할당 연산자

기본 할당 연산자는 "="입니다. 처음에는 이것을 "같다"로 생각할 수 있습니다. 아닙니다. 실제로는 왼쪽 연산수가 오른쪽 표현의 값으로 설정됨을 의미합니다. ("를 설정"입니다)

할당 연산자의 값은 할당된 값입니다. 그러므로, "$a = 3"의 값은 3입니다. 이는 트릭 같은 일을 허용합니다:

<?php

$a 
= ($b 4) + 5// $a는 이제 9와 같고, $b는 4로 설정됩니다.

?>

기본 연산자에 추가로, 모든 이항 계산, 배열 합집합과 문자열 연산자에 대하여 "결합 연산자"가 존재합니다. 이를 사용해서 값을 표현으로 사용하고 그 표현의 결과를 값에 설정할 수 있도록 합니다. 예를 들면:

<?php

$a 
3;
$a += 5// $a를 8로 설정, 다음과 같습니다: $a = $a + 5;
$b "Hello ";
$b .= "There!"// $b = $b . "There!";와 마찬가지로, $b를 "Hello There!"로 설정

?>

할당은 원래 값을 새로운 것으로 복사하기 때문에(값으로 할당), 하나의 변경은 다른 것에 영향을 주지 않습니다. 또한 빠듯한 루프 안에서 커다란 배열을 복사해야할 필요성이 존재하게 됩니다. $var = &$othervar; 구문을 사용해서, 참조로 할당도 지원합니다. '참조로 할당'은 두 변수가 같은 데이터를 가리키는 것을 의미하며, 아무것도 복사하지 않습니다. 참조에 대해서 알아보려면, 참조 설명을 읽어보십시오. PHP 5부터, 객체는 명시적으로 새로운 것을 만드는 clone 키워드를 사용하지 않는 한 참조로 할당됩니다.

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User Contributed Notes 9 notes

up
356
straz at mac dot nospam dot com
16 years ago
This page really ought to have table of assignment operators,
namely,

See the Arithmetic Operators page (http://www.php.net/manual/en/language.operators.arithmetic.php)
Assignment    Same as:
$a += $b     $a = $a + $b    Addition
$a -= $b     $a = $a - $b     Subtraction
$a *= $b     $a = $a * $b     Multiplication
$a /= $b     $a = $a / $b    Division
$a %= $b     $a = $a % $b    Modulus

See the String Operators page(http://www.php.net/manual/en/language.operators.string.php)
$a .= $b     $a = $a . $b       Concatenate

See the Bitwise Operators page (http://www.php.net/manual/en/language.operators.bitwise.php)
$a &= $b     $a = $a & $b     Bitwise And
$a |= $b     $a = $a | $b      Bitwise Or
$a ^= $b     $a = $a ^ $b       Bitwise Xor
$a <<= $b     $a = $a << $b     Left shift
$a >>= $b     $a = $a >> $b      Right shift
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36
Robert Schneider
5 years ago
Be aware of assignments with conditionals. The assignment operator is stronger as 'and', 'or' and 'xor'.

<?php
$x
= true and false;   //$x will be true
$y = (true and false); //$y will be false
?>
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59
Peter, Moscow
9 years ago
Using $text .= "additional text"; instead of $text =  $text ."additional text"; can seriously enhance performance due to memory allocation efficiency.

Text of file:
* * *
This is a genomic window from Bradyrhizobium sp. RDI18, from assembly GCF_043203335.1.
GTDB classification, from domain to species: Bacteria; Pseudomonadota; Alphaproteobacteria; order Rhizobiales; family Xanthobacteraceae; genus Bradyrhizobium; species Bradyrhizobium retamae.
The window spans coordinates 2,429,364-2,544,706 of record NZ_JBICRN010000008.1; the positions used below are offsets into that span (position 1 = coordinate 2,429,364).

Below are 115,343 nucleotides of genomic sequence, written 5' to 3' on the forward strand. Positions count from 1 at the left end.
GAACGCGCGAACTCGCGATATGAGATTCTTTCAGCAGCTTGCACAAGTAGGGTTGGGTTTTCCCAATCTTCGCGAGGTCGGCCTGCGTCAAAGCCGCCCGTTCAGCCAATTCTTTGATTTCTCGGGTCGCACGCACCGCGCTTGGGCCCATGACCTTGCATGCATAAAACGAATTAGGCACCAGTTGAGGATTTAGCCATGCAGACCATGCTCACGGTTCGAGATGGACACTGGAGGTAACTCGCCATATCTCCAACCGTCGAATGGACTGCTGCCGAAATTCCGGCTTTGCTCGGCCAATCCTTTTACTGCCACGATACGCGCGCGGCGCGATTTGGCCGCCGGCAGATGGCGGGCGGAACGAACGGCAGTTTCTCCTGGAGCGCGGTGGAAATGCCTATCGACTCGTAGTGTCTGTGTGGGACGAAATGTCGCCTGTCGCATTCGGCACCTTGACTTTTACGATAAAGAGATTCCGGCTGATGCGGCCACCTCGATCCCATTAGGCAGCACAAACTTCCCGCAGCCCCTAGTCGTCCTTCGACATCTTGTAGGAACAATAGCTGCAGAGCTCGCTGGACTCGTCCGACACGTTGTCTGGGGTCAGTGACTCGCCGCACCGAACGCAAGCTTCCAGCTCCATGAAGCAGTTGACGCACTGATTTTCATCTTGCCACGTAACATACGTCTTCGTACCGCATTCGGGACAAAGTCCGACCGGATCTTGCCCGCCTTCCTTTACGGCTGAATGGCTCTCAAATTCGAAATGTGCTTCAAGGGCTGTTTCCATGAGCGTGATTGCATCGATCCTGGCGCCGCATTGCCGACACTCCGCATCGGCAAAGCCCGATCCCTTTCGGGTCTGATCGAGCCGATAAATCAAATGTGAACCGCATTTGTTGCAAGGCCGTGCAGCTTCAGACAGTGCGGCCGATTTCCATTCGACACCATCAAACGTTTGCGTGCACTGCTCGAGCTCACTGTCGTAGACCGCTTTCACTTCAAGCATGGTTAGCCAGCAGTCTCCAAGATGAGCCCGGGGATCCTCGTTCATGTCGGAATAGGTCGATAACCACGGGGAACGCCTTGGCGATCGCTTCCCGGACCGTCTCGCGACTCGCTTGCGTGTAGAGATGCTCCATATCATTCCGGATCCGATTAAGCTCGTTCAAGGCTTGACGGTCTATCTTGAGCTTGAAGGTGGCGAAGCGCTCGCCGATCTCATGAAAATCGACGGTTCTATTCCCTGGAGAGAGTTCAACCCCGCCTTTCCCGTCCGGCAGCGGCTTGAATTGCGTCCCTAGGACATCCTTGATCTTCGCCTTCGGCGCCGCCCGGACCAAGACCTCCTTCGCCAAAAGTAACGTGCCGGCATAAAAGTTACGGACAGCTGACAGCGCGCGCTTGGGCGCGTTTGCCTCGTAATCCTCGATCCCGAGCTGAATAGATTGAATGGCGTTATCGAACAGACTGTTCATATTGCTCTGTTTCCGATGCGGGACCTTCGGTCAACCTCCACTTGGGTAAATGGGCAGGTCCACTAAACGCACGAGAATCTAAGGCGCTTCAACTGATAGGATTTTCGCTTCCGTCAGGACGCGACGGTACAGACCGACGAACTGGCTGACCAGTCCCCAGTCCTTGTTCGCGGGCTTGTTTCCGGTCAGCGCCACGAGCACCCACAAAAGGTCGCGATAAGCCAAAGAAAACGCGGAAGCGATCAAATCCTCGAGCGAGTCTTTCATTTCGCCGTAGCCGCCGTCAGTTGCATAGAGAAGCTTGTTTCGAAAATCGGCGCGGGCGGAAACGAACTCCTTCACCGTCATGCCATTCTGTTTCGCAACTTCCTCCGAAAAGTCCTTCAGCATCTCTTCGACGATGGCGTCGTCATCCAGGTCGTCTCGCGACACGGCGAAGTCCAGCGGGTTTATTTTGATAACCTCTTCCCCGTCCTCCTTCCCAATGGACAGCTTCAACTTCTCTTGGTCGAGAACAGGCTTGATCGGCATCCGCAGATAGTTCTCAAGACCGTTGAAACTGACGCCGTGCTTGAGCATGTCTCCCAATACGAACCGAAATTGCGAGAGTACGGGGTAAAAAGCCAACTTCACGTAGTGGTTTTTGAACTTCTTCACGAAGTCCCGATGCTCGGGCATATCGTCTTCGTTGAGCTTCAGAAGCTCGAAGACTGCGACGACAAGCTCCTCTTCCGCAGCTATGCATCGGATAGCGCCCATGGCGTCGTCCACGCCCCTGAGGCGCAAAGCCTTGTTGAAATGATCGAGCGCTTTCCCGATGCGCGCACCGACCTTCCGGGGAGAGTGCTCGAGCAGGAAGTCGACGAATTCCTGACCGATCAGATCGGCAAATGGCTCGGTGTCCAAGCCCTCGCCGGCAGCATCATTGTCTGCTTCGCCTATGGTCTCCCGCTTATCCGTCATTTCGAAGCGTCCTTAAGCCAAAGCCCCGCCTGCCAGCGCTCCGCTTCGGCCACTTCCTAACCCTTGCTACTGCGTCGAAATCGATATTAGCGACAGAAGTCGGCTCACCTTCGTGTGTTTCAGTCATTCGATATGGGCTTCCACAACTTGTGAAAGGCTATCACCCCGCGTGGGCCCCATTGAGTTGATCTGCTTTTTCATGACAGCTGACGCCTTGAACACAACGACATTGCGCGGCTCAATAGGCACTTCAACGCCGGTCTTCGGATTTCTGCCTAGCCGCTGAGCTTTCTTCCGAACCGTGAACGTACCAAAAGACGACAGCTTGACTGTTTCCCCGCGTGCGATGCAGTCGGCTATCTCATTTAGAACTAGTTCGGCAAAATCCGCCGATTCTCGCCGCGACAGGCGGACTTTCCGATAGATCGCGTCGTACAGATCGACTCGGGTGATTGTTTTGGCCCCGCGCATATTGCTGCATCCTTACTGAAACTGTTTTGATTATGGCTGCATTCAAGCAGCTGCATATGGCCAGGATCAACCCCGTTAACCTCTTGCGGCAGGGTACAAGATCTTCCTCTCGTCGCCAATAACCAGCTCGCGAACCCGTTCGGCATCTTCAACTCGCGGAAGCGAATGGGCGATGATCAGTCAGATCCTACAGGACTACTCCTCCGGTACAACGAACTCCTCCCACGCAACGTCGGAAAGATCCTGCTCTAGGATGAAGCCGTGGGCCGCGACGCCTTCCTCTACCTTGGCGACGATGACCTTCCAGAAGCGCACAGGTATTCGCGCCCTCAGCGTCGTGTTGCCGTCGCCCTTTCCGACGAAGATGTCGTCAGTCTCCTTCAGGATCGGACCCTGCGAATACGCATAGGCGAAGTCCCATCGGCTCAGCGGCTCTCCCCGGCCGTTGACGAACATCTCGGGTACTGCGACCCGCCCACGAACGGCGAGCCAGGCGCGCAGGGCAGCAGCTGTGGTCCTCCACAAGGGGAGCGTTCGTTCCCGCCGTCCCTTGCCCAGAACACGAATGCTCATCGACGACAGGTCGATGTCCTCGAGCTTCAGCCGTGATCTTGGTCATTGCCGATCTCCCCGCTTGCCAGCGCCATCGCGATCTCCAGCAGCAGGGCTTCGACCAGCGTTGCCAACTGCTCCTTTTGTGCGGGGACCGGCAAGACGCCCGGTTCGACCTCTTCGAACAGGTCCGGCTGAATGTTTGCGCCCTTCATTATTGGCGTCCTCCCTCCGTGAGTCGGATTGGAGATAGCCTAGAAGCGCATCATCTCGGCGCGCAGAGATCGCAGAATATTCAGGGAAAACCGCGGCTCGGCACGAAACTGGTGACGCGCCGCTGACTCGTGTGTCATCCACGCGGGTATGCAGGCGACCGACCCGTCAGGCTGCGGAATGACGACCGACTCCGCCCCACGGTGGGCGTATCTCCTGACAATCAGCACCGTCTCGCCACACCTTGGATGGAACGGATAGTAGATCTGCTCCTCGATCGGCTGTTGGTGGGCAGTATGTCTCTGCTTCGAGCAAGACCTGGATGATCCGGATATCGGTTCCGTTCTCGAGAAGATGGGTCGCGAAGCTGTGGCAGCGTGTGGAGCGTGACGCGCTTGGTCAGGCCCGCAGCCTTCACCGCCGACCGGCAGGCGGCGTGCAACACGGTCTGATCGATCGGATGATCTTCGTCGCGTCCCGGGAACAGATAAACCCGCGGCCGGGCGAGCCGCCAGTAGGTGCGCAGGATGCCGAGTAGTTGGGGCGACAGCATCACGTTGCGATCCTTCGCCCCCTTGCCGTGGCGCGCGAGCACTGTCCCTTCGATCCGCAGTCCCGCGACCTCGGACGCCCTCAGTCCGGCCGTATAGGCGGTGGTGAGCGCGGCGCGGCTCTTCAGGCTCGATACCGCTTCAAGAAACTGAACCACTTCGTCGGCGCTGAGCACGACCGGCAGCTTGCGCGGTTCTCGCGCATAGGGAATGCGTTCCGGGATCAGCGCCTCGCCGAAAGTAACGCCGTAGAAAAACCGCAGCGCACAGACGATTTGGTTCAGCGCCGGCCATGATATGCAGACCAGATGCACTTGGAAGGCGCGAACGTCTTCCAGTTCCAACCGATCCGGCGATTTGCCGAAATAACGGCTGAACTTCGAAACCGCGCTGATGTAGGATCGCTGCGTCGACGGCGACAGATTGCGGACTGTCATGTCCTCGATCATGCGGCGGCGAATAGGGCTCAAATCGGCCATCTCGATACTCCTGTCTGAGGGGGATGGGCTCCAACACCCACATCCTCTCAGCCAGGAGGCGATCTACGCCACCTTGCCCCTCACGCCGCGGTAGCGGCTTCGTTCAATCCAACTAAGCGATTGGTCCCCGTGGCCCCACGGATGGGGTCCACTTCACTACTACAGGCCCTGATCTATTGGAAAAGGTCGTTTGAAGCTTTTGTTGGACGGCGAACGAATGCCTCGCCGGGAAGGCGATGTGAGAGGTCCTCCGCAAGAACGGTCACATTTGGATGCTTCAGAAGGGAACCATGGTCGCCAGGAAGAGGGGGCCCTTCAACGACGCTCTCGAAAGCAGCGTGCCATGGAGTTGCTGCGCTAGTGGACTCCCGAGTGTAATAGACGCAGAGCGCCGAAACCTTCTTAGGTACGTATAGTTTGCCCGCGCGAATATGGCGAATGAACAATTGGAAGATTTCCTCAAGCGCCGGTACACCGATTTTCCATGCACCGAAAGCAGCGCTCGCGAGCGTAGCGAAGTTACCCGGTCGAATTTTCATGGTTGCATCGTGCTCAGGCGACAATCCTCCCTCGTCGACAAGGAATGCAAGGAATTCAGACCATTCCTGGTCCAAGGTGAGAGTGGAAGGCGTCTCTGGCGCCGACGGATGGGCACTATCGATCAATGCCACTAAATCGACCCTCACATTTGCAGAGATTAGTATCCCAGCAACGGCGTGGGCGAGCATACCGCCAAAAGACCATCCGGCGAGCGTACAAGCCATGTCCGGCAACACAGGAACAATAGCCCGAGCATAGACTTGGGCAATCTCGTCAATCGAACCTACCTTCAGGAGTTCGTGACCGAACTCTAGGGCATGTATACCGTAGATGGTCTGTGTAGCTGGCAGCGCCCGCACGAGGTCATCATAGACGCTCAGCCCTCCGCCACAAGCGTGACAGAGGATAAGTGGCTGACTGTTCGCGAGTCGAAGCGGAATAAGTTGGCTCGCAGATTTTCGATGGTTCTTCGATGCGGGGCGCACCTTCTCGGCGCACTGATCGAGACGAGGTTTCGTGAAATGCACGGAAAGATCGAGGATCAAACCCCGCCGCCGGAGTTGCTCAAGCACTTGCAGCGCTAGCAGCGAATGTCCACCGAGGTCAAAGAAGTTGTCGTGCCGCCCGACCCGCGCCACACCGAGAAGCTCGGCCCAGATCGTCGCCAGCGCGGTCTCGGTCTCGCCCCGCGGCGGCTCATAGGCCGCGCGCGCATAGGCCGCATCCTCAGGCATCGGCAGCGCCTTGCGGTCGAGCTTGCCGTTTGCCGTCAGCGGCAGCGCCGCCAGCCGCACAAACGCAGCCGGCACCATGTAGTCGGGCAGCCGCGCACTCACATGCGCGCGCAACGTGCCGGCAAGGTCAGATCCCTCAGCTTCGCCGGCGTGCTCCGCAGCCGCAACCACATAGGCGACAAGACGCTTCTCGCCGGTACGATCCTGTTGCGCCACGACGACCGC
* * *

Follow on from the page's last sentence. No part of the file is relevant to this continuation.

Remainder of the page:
I reduced execution time from 5 sec to .5 sec (10 times) by simply switching to the first pattern for a loop with 900 iterations over a string $text that reaches 800K by the end.
up
19
Hayley Watson
12 years ago
bradlis7 at bradlis7 dot com's description is a bit confusing. Here it is rephrased.

<?php
$a
= 'a';
$b = 'b';

$a .= $b .= "foo";

echo
$a,"\n",$b;?>
outputs

abfoo
bfoo

Because the assignment operators are right-associative and evaluate to the result of the assignment
<?php
$a
.= $b .= "foo";
?>
is equivalent to
<?php
$a
.= ($b .= "foo");
?>
and therefore
<?php
$b
.= "foo";
$a .= $b;
?>
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-1
asc at putc dot de
4 years ago
PHP uses a temporary variable for combined assign-operators (unlike JavaScript), therefore the left-hand-side (target) gets evaluated last.

Input:
$a += $b + $c;

Meaning:
$a = ($b + $c) + $a;

Not:
$a = $a + ($b + $c);

This can be important if the target gets modified inside the expression.

$a = 0;
$a += (++$a) + (++$a); // yields 5 (instead of 4)
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-4
Hayley Watson
12 years ago
You could also take adam at gmail dot com's xor-assignment operator and use the fact that it's right-associative:

$a ^= $b ^= $a ^= $b;
up
-16
ma dot bx dot ar at gamil dot com
6 years ago
Document says:
"An exception to the usual assignment by value behaviour within PHP occurs with objects, which are assigned by reference in PHP 5. Objects may be explicitly copied via the clone keyword."

But it's not very accurate! Considering this code:
<?php
$a
= new StdClass;
$b = $a;

$a = new StdClass;

var_dump ($a, $b);
?>

Output:
object(stdClass)#2 (0) {
}
object(stdClass)#1 (0) {
}
Note: #2 and #1 means two different objects.

But this code:
<?php
$a
= new StdClass;
$b = &$a;

$a = new StdClass;

var_dump ($a, $b);
?>

Output will be:

object(stdClass)#2 (0) {
}
object(stdClass)#2 (0) {
}

Note: Still pointing to the same object.

And this shows that that exception is not valid, PHP assignment for objects still makes a copy of variable and does not creates a real reference, albeit changing an object variable members will cause both copies to change.
So, I would say assignment operator makes a copy of 'Object reference' not a real object reference.
up
-22
bradlis7 at bradlis7 dot com
14 years ago
Note whenever you do this

<?php
$a
.= $b .= "bla bla";
?>

it comes out to be the same as the following:

<?php
$a
.= $b."bla bla";
$b .= "bla bla";
?>

So $a actually becomes $a and the final $b string. I'm sure it's the same with numerical assignments (+=, *=...).
up
-27
haubertj at alfredstate dot edu
8 years ago
[[   Editor's note: You are much better off using the foreach (array_expression as $key => $value) control structure in this case   ]]

When using

<php
while ($var = current($array) {
#do stuff
next($aray)
?>

to process an array, if current($array) happens to be falsy but not === false it will still end the loop.  In such a case strict typing must be used.

Like this:

<php
while (($var = current($array)) !== FALSE) {
#do stuff
next($aray)
?>

Of course if your array may contain actual FALSE values you will have to deal with those some other way.
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